Prudence M. Rice and a team of American and Guatemalan archaeologists will examine processes of societal survival and regeneration through the famous Classic southern lowland Maya civilizational "collapse." Investigations focus on the Great Ballcourt at the site of Nixtun-Ch'ich', on the western edge of Lake Peten Itza, Peten, Guatemala, which thrived from the late Early Preclassic (ca. 1000-800 B.C.) into the Postclassic and historic period (early 18th century).

Societal survival through collapse depends on many factors, one being mechanisms that enhance socio-political integration and group solidarity. In Mesoamerica, the ballgame is one such mechanism; with deep mythological significance, its earliest formal court of play dates to 1400 B.C. Nixtun-Ch'ich's Great Ballcourt architectural complex boasts a playing alley >100 m long and 30 m wide, the largest ballcourt in the southern lowlands, and it resembles in size and plan the Great Ballcourt at Chich'en Itza (to the north in Yucatan, Mexico). Nixtun-Ch'ich's ballcourt is hypothesized to have been a key setting for public rituals of integration, accompanied by displays of competition and feasting. It is proposed that these, together with yet-unknown politico-economic ties to Chich'en Itza in the north, furthered the site's survival during the Maya "collapse."

Project objectives include: (1) dating the construction of Nixtun Ch'ich's Great Ballcourt complex; (2) examining the complex's use in public ritual through evidence of feasting; and (3) investigating relations with Chich'en Itza's ballcourt complex through architectural and ceramic comparisons. These objectives will be achieved through a clearing and excavation strategy that involves: (1) determining the exact dimensions of the ballcourt playing alley; (2) shallow transverse trenching across one of the ballcourt's structures; (3) deep test-pitting to investigate construction history; (4) identifying archaeological deposits (middens) behind (exterior to) the court, as evidence of feasting; and (5) testing ancillary structures for evidence of superstructural remains comparable to those at Chich'en Itza.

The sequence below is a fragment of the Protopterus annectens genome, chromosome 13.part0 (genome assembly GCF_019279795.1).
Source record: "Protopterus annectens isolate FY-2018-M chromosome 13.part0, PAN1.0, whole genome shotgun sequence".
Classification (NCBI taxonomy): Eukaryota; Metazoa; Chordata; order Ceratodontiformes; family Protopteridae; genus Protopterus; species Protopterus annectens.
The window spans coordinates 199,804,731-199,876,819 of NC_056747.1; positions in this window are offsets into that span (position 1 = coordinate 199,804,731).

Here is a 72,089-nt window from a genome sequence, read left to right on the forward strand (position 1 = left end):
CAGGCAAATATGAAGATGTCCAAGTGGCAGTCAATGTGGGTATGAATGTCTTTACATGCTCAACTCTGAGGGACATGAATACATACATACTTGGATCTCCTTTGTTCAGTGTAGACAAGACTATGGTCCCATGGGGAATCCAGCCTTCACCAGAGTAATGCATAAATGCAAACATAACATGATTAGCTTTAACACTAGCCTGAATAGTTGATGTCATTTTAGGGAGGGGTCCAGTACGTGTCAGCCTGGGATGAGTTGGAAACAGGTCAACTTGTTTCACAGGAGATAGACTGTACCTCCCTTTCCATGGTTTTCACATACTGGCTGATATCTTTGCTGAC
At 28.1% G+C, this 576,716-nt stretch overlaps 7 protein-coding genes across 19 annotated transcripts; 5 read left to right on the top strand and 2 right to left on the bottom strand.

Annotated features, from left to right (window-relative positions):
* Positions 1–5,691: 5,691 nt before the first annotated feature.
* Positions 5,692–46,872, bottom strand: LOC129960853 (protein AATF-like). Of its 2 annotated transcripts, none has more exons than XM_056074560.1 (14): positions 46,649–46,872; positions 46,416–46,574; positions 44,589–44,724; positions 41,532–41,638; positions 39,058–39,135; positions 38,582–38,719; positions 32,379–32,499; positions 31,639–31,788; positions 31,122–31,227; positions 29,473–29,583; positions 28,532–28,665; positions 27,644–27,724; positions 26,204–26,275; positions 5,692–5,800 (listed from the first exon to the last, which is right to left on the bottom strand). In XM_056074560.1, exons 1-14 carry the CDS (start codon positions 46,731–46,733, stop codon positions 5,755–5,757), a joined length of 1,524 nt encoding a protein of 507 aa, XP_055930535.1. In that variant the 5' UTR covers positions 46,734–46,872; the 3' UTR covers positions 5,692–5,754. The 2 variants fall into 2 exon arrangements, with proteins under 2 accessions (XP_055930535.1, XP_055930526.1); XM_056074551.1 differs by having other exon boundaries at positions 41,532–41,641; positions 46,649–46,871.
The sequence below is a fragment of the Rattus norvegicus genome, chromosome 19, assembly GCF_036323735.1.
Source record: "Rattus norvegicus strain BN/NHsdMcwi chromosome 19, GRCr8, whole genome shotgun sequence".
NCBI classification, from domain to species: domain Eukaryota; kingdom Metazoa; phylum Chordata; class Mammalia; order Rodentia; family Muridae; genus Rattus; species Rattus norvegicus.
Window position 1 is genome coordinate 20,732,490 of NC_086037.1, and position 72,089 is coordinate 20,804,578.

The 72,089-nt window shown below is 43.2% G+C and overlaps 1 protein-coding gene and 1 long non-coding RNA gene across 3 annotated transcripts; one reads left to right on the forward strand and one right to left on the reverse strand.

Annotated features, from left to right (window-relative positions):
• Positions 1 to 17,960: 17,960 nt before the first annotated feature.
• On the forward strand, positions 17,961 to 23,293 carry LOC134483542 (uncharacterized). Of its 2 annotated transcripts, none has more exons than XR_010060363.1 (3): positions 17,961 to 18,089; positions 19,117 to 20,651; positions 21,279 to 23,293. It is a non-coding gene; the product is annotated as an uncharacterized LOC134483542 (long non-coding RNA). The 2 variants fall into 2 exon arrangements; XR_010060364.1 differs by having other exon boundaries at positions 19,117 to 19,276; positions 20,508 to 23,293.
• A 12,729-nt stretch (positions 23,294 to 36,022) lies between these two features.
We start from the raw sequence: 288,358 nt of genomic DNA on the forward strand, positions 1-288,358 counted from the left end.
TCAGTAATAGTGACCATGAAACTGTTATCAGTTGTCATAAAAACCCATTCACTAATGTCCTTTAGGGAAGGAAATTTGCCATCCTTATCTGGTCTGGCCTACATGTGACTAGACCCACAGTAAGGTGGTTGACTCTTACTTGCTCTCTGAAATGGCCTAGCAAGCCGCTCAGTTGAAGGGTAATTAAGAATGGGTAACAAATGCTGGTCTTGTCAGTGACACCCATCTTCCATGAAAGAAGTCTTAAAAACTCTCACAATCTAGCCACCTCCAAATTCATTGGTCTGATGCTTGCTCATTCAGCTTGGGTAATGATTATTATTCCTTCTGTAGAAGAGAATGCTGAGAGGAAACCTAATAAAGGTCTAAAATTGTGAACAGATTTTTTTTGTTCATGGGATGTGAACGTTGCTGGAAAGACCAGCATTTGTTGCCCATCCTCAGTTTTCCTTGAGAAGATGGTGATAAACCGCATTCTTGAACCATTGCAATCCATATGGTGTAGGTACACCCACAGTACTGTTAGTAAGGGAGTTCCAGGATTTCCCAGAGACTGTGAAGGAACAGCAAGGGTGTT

The intellectual merit of the project lies in answering questions about why some societies collapse and others continue, and what conditions result in irreversible declines while others permit continuity or regeneration. In studying one large Maya center that forestalled decline while others succumbed to "collapse," seeds of continuity can be examined through the integrative mechanism of public ritual and feasting associated with the ballgame. Relations with Chich'en Itza, a large, distant site with a similar ballcourt complex, will also be explored.

This research contributes to general questions of societal collapse and regeneration, deepening understanding of the role of public ritual as a socio-political integrative mechanism. It provides a better understanding of the complex mosaic of the southern lowland Classic Maya "collapse" and the role of the Mesoamerican ballgame. The project contributes to the history of the Itza Maya, whose descendants still reside on the shores of Lake Peten Itza, and returns to them their Classic-period history of survival through collapse. In addition, Guatemalan students will be trained in archaeological field and lab techniques and the results of the work will incorporated into a local museum that is focused on the archaeological history of the region.

National Science Foundation (NSF)
Division of Behavioral and Cognitive Sciences (BCS)
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John E. Yellen
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Southern Illinois University at Carbondale
United States
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